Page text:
This Document Copyright ©2012 By Laura Morrigan All Rights Reserved
The Sparrow Heart or A Father's Gift
He still remembers the moment he first knew his daughter was going to die, the look on the doctor's face, a look of utter helplessness and despair. He almost felt sorry for the man, except that it was his daughter that was dying. He remembered the doctor saying something about her being too small to fight anymore, and he laughed a bitter laugh because she never would get any bigger. He would bury her at this size, in a tiny white child's coffin. He remembered his heart aching in sympathy with hers, that tiny sparrow heart that beat so fast, but could not keep even that tiny body alive.
She had her mother's freckled skin, spattered with tiny brown marks like paint flicked from a paintbrush. Her arms and legs were too thin, sticks that he could wrap his fingers around with ease. She still had the round belly of childhood, and a scrawny birdlike chest to contain her sparrow heart.
He sat up late that night, feeling as if every heartbeat would be his last, waiting for his heart, that strange and complex mechanism, to wind down. Each beat was an agony to him. He willed the organ to stop, to still, to let him slip into oblivion, die before he had to watch his daughter die. But it refused.
He threw away all his books. The medical tomes thick with the learning of centuries. They had done nothing for his daughter. He burned them in the furnace, watching the pages curl and blacken, drift to grey ashes.
Ashes to ashes, dust to dust.
He bought other books. Unusual books. Dark books. Books bound in human skin. Books you had to go down dangerous alleys in the middle of the night to obtain. Books bought from men and women with missing fingers and noses, with blind white eyes, all of whom warned him of the price he would have to pay.
He didn’t care. He studied day and night, his fingers blackened with ink, or perhaps burnt by the forbidden knowledge that the tomes contained. He studied feverishly, eyes red, nose running, barely eating, like an ascetic undergoing penance for some terrible deed.
His daughter missed him,. He had never been an attentive father, never really known what to do with a daughter, but he tried, and that is what matters to children. She cherished the nights when he read to her from the big leather bound volume, fairytales not suitable for children. In her world, father was the sun and the moon. And now both were gone and she was left only with the darkness of her disease, her feeble heart fluttering as if trying to beat its way out of her chest.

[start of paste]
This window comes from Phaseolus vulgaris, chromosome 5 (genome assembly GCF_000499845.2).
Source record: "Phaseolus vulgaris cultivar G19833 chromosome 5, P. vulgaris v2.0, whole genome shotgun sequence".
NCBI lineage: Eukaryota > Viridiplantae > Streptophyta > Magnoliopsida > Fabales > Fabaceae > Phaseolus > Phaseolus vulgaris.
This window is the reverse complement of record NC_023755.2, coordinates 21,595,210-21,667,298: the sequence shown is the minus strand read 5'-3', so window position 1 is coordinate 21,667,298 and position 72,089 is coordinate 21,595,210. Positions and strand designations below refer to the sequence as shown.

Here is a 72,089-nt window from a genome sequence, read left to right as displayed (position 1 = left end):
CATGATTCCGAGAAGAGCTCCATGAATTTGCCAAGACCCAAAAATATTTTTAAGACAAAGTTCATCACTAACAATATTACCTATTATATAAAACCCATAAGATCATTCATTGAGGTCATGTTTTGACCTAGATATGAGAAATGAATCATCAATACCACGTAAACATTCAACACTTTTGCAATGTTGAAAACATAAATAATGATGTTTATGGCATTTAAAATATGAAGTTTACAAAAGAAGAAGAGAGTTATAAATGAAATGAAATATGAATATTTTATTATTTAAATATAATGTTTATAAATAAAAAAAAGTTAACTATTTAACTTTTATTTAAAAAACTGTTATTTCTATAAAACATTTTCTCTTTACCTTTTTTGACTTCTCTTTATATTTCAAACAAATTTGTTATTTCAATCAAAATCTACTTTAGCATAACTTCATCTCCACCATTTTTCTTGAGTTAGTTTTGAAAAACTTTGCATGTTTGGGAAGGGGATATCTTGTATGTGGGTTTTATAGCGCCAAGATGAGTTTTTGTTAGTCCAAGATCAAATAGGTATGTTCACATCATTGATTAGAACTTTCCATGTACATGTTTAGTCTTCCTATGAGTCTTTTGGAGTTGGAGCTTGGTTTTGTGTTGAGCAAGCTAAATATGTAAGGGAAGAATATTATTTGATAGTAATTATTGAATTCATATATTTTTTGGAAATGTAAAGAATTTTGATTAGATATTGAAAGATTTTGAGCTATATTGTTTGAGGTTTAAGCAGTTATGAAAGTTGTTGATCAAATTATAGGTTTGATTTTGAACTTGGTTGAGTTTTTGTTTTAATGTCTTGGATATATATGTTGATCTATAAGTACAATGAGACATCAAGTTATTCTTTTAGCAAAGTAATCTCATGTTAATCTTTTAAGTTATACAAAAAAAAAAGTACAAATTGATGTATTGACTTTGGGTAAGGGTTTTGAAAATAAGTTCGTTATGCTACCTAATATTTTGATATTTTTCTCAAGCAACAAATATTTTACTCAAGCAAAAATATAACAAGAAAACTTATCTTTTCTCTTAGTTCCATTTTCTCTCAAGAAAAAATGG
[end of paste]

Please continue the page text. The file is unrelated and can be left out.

It was late or early. He no longer knew. The curtains were closed against the world and he read only by flickering candlelight. The electricity had been disconnected as he never went to work or paid the bills. The furniture had been taken away too, and he perched on a pile of books to read. He did not know what time it was, but he knew he had found his answer. He clutched the book to his heart, in a paroxysm of joy and horror, whispering fervid thanks to the dark room around him.
He left the house under cover of darkness and was gone three days. He returned bearing a brown paper wrapped package that seemed damp, and perhaps moving. She watched him, fascinated, as he crept past her room and into his own, locking the door behind him. She went and helped herself to some of the stale bread in the fridge.
The father retreated to his room for five days. The daughter could hear noises. A Rustling. A dripping. A gurgling. She slipped food under the door for her father. After five days, she became worried. She got a knife from the kitchen and forced the lock.
When she stepped inside the room was dark, lit only by a thin sliver of light coming through the torn curtains. The room smelled dank, like a swap, and her feet squelched and stuck to the floor. Mud... or something like mud oozed up between her toes. Her heart was beating like it would burst, but somehow, she made it across the room and pulled open the curtains. Bright sunlight filled the room. Vine tendrils and mushrooms that sprouted from the wallpaper shrunk away from the light. She already knew that something terrible, something unnatural had happened to her father.
She found him in the corner of the room, behind a pile of books. His eyes were open, rolled up to show the whites, covered with tiny specks like her freckles. His breathing was shallow. From his chest, a black and mouldy tree sprouted, rooting him to the ground.
The tree was slimy to the touch, covered with tiny algae blossoms that moved in wind of her breathing. There were no leaves on the tree. But that did not mean it was bare. No, not at all. For, right at the middle of the tree, it hung from a branch, glowing and pulsing. Large and red, just the way it should be.
Her sparrow heart beat within her as if protesting this aberration, but she was filled with a fierce and terrible joy. Later, she would mourn her father’s sacrifice, but for now, it was time to take her gift.
She plucked the fruit from the tree and bit into it, crimson juice running down her chin. She devoured the heart that her father grew for her.